Some folks are born silver spoon in hand
Lord, don’t they help themselves, oh
On Thursday, Jared Kushner, when asked about the NBA players’ protests for racial justice on CNBC, made a pointed remark:
“The NBA players are very fortunate that they have the financial position where they’re able to take a night off from work without having to have the consequences to themselves financially.”
Look, someone at Fox News needs to coordinate these right-wing talking points better because that directly contradicts Deadspin superfan Laura Ingraham.
Kushner, son of a rich criminal who married the daughter of another, has never worked an honest day in his life, is a man who has created horrible financial consequences to countless people in this country, both from his work as White House senior advisor but also as the owner of several rental properties, his shitty antics detailed in season two of the Netflix series Dirty Money entitled “Slumlord Millionaire.”
- Using “intrusive construction” (such as constant, nightlong noises) to harass tenants in rent-stabilized apartments to move out and then jack the prices up.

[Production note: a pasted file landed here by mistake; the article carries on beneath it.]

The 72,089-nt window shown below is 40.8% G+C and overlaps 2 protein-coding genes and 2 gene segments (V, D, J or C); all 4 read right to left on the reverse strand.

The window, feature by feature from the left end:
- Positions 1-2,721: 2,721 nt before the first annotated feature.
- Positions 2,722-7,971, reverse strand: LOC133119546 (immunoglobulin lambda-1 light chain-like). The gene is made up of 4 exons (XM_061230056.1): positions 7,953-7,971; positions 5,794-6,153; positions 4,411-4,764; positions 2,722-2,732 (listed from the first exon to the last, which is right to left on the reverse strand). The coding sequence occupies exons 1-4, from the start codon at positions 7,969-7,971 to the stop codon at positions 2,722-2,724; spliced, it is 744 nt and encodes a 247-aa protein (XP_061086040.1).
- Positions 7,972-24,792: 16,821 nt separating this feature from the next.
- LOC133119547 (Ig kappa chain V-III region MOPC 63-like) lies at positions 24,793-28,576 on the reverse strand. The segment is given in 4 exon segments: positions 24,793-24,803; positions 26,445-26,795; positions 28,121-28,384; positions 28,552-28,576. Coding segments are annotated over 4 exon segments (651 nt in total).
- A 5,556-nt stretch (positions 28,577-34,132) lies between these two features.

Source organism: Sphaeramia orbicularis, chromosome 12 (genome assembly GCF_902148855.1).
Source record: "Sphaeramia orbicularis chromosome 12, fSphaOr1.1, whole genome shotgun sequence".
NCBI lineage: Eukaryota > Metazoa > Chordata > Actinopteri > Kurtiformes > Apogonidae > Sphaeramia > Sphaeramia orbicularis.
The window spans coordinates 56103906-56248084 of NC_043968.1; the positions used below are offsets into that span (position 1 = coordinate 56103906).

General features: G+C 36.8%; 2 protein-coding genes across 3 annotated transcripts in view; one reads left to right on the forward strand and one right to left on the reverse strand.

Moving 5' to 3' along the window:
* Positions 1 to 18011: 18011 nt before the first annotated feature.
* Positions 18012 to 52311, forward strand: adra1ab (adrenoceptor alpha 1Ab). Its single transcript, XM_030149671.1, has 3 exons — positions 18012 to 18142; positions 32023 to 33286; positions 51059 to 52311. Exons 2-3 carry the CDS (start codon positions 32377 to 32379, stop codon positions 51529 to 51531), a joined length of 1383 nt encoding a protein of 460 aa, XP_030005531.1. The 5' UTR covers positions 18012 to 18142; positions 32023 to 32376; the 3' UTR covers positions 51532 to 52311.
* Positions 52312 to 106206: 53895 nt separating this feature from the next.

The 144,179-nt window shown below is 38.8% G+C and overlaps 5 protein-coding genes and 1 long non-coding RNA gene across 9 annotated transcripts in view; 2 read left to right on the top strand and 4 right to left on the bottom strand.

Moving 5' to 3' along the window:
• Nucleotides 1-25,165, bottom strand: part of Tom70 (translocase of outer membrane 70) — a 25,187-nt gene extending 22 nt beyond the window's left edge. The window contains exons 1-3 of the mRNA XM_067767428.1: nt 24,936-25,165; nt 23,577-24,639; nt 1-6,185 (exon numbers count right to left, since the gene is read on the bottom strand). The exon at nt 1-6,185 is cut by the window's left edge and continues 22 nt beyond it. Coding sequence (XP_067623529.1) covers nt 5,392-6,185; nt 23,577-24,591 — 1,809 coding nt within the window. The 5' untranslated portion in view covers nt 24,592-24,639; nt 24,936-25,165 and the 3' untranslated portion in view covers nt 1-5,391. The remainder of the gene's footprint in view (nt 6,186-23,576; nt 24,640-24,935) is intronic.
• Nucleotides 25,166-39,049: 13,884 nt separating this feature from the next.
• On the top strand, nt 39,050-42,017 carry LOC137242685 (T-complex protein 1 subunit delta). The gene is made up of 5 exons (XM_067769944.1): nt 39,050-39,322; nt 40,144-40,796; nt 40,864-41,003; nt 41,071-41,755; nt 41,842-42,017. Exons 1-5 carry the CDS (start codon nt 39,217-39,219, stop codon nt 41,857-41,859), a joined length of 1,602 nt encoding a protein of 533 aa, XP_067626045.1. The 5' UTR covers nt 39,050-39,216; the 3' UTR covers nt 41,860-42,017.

- Sending letters threatening tenants of eviction if their payments were late.
- And if you can’t scare them out, you could always try choking them with lead dust.
Kushner’s comment is swollen with privilege and reveals a mindset of utter disdain.
As a member of the elite ruling class, Kushner comes pretty close to saying the quiet part out loud here: They should just be grateful that they’ve been allowed entrance to the rich kids’ club.
Never mind that NBA players make hard-earned salaries based on what a market with artificially imposed limits will bear. Is he forgetting the part where they’re supposed to pretend this is a true meritocracy?
In that Netflix docuseries by Alex Gibney, an investigator talked to a representative of Kushner Companies and questioned its predatory, harassing treatment of its tenants. He was told simply:
“We have a fiduciary duty to our ownership partners to collect as much money as we can.” In another scene, Kushner, owner of The New York Observer, brushes off a 20-year employee’s greeting by telling him, “I’d like to talk to you, but I have many far more important people here for me to talk to right now.”
Apparently he deems LeBron James important enough to talk with, as Kushner plans to call the Lakers superstar.
The problem for Jared is that when you’re The Translucent One, everyone can see right through you. Doubt LeBron has time for insignificant fools like you.